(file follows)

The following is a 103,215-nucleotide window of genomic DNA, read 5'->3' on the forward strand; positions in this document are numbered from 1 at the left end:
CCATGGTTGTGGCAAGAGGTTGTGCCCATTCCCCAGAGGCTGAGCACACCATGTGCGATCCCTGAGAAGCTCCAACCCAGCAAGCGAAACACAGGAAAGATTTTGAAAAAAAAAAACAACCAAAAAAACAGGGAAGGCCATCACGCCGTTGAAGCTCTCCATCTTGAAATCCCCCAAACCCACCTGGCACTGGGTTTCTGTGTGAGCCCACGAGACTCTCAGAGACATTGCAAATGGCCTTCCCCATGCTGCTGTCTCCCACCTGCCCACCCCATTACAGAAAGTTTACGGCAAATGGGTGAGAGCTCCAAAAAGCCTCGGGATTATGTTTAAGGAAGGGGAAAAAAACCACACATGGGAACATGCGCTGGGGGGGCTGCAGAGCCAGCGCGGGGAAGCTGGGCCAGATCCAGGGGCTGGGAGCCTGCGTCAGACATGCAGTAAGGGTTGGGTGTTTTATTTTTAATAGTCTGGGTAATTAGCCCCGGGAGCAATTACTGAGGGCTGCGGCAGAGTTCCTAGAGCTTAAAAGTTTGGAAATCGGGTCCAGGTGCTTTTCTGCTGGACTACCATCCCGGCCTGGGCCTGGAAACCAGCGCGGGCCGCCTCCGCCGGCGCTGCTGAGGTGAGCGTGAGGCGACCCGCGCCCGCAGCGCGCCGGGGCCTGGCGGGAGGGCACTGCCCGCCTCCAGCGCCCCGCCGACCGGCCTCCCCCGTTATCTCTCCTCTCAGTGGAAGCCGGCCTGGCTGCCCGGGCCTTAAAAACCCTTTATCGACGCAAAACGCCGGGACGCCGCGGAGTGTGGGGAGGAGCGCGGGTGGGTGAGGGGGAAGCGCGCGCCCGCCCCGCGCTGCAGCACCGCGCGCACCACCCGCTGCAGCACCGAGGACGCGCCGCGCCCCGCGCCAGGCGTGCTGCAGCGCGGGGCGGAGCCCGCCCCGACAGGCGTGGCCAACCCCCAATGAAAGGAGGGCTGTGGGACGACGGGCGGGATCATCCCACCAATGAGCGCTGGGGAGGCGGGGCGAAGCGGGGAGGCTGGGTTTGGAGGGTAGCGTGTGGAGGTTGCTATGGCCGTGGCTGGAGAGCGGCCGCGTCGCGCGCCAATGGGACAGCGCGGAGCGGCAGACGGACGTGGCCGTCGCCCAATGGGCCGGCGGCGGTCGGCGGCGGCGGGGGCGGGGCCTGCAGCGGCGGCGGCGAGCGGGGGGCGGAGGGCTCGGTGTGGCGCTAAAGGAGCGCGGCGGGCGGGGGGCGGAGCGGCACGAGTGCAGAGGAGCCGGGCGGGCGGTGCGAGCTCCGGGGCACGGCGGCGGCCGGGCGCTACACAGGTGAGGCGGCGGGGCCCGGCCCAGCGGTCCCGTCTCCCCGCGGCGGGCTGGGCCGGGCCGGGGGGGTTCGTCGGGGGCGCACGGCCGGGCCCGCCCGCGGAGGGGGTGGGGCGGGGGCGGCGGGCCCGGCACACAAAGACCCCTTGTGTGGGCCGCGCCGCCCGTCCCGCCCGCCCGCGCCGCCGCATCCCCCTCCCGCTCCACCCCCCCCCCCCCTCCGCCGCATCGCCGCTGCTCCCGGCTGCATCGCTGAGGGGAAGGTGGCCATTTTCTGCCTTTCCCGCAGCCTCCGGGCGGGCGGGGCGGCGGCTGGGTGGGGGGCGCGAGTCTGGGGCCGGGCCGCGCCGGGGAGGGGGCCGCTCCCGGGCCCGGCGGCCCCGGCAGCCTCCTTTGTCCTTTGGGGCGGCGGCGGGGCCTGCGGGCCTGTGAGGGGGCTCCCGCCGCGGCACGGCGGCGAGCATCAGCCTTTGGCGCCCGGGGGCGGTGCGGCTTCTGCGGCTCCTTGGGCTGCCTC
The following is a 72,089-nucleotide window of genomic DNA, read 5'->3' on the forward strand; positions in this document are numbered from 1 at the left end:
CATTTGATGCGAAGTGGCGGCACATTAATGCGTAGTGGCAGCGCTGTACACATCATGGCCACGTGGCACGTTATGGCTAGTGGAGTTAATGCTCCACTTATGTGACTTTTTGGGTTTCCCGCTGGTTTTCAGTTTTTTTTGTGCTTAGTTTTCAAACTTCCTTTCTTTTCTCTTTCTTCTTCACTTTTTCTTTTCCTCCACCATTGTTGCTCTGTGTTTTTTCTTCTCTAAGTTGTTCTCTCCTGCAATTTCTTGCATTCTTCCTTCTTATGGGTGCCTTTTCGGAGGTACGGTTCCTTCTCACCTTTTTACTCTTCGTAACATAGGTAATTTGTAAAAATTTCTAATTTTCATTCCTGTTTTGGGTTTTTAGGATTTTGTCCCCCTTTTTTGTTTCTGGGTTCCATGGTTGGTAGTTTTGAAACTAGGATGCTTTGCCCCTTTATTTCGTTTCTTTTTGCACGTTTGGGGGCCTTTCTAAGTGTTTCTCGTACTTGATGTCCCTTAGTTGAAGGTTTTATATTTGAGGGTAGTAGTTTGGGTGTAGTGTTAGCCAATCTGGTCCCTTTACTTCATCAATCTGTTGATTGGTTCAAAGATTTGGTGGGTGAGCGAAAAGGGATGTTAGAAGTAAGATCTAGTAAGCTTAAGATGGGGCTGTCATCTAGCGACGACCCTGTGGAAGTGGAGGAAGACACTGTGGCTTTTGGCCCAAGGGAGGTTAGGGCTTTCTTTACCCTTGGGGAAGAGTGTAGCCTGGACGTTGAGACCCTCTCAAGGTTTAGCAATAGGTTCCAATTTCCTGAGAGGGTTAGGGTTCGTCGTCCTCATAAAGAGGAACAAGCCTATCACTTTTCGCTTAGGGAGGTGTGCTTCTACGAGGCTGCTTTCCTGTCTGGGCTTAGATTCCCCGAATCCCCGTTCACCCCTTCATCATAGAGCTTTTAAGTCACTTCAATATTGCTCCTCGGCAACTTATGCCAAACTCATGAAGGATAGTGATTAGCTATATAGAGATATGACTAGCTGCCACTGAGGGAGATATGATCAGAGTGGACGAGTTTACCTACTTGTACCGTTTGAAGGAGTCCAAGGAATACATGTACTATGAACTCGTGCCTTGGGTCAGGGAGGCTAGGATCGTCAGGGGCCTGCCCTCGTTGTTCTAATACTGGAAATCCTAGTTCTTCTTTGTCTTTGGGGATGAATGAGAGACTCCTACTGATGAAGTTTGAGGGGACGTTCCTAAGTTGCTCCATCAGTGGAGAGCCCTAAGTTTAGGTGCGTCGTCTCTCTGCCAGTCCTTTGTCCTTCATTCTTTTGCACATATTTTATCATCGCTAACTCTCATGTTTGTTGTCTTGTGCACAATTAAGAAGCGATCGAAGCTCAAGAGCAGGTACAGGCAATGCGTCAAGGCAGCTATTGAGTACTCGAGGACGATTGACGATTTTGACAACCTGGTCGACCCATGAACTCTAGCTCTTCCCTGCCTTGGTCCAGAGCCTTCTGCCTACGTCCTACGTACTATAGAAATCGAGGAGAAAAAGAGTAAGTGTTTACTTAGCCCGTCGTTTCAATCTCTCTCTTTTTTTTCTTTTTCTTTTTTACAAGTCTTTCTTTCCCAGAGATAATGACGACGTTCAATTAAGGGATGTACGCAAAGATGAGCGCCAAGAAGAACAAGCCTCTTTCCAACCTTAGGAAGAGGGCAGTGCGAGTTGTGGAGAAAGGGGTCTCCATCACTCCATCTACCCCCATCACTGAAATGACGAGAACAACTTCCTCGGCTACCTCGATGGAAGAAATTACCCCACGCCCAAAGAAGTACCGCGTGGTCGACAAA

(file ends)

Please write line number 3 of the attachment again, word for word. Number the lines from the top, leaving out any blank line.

The following is a 72,089-nucleotide window of genomic DNA, read 5'->3' on the forward strand; positions in this document are numbered from 1 at the left end: